Aya Domenig’s grandfather never told her why he was so reluctant to speak about his experience as a doctor in Hiroshima at the end of World War II.
But in her search for answers, Domenig met a woman who treated patients with her grandfather for about a month after the atomic bomb leveled the city on Aug. 6, 1945.
The woman, Chizuko Uchida, 89, is now the main subject of Domenig’s work in Hiroshima Prefecture on a documentary about survivors of the atomic bombing.
The 39-year-old Zurich-based filmmaker has a Swiss father and a Japanese mother. Her grandfather, Shigeru Doi worked at a Red Cross hospital in Hiroshima during the war, and Uchida, a former nurse, joined the hospital five days after the city was destroyed.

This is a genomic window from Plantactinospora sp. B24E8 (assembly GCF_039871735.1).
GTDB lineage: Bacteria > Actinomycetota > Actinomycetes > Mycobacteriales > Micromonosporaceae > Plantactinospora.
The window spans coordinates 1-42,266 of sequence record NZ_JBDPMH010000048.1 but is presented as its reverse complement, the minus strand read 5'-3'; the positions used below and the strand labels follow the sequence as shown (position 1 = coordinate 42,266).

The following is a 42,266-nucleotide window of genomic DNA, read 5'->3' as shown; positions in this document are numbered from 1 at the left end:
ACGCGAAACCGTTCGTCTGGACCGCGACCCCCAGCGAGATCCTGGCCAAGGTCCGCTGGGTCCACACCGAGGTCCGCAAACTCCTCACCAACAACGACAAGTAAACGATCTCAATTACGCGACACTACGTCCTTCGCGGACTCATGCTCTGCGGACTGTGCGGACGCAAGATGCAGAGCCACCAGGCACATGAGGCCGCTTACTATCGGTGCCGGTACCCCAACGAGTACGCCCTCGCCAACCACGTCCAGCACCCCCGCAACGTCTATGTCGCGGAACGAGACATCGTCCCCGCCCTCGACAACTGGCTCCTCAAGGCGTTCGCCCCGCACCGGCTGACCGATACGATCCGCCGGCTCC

Domenig came to Japan two years ago after reading an article about the Fuchu-based Junod no Kai (Society of Dr. Junod), a civic group whose members include Red Cross hospitals. The filmmaker wanted to hear first-hand accounts from Uchida, a member of the society.